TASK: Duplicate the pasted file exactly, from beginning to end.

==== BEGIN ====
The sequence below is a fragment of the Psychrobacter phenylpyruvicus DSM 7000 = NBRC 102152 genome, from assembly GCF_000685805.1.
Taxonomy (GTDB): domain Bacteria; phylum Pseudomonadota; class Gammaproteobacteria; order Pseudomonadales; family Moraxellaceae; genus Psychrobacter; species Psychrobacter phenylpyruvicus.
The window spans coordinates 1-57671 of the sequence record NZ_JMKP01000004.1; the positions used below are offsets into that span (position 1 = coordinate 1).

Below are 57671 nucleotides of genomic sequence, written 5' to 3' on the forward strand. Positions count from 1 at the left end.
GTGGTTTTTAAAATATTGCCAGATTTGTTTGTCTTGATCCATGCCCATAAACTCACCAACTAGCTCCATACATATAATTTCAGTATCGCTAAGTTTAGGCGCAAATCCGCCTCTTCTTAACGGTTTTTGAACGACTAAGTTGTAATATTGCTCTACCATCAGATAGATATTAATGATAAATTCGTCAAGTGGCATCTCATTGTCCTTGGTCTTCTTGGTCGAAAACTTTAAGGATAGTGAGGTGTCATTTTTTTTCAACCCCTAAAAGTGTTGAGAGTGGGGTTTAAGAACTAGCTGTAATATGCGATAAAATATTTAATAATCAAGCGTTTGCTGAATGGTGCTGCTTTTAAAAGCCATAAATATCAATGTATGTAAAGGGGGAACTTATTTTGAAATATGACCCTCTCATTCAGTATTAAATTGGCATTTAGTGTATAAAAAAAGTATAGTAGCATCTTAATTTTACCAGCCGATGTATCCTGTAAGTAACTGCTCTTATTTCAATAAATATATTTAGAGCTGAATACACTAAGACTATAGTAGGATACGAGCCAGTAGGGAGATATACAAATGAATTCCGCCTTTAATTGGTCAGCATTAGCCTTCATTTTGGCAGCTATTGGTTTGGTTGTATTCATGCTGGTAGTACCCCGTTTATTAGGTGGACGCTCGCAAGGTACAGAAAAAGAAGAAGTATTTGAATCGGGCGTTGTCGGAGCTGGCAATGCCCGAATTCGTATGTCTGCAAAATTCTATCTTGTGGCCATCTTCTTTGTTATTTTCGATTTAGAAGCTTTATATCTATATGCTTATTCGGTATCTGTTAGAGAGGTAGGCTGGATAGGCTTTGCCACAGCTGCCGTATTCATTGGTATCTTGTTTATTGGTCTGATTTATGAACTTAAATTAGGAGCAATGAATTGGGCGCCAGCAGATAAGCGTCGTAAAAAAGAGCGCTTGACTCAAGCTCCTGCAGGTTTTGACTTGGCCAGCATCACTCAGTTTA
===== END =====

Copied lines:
The sequence below is a fragment of the Psychrobacter phenylpyruvicus DSM 7000 = NBRC 102152 genome, from assembly GCF_000685805.1.
Taxonomy (GTDB): domain Bacteria; phylum Pseudomonadota; class Gammaproteobacteria; order Pseudomonadales; family Moraxellaceae; genus Psychrobacter; species Psychrobacter phenylpyruvicus.
The window spans coordinates 1-57671 of the sequence record NZ_JMKP01000004.1; the positions used below are offsets into that span (position 1 = coordinate 1).

Below are 57671 nucleotides of genomic sequence, written 5' to 3' on the forward strand. Positions count from 1 at the left end.
GTGGTTTTTAAAATATTGCCAGATTTGTTTGTCTTGATCCATGCCCATAAACTCACCAACTAGCTCCATACATATAATTTCAGTATCGCTAAGTTTAGGCGCAAATCCGCCTCTTCTTAACGGTTTTTGAACGACTAAGTTGTAATATTGCTCTACCATCAGATAGATATTAATGATAAATTCGTCAAGTGGCATCTCATTGTCCTTGGTCTTCTTGGTCGAAAACTTTAAGGATAGTGAGGTGTCATTTTTTTTCAACCCCTAAAAGTGTTGAGAGTGGGGTTTAAGAACTAGCTGTAATATGCGATAAAATATTTAATAATCAAGCGTTTGCTGAATGGTGCTGCTTTTAAAAGCCATAAATATCAATGTATGTAAAGGGGGAACTTATTTTGAAATATGACCCTCTCATTCAGTATTAAATTGGCATTTAGTGTATAAAAAAAGTATAGTAGCATCTTAATTTTACCAGCCGATGTATCCTGTAAGTAACTGCTCTTATTTCAATAAATATATTTAGAGCTGAATACACTAAGACTATAGTAGGATACGAGCCAGTAGGGAGATATACAAATGAATTCCGCCTTTAATTGGTCAGCATTAGCCTTCATTTTGGCAGCTATTGGTTTGGTTGTATTCATGCTGGTAGTACCCCGTTTATTAGGTGGACGCTCGCAAGGTACAGAAAAAGAAGAAGTATTTGAATCGGGCGTTGTCGGAGCTGGCAATGCCCGAATTCGTATGTCTGCAAAATTCTATCTTGTGGCCATCTTCTTTGTTATTTTCGATTTAGAAGCTTTATATCTATATGCTTATTCGGTATCTGTTAGAGAGGTAGGCTGGATAGGCTTTGCCACAGCTGCCGTATTCATTGGTATCTTGTTTATTGGTCTGATTTATGAACTTAAATTAGGAGCAATGAATTGGGCGCCAGCAGATAAGCGTCGTAAAAAAGAGCGCTTGACTCAAGCTCCTGCAGGTTTTGACTTGGCCAGCATCACTCAGTTTA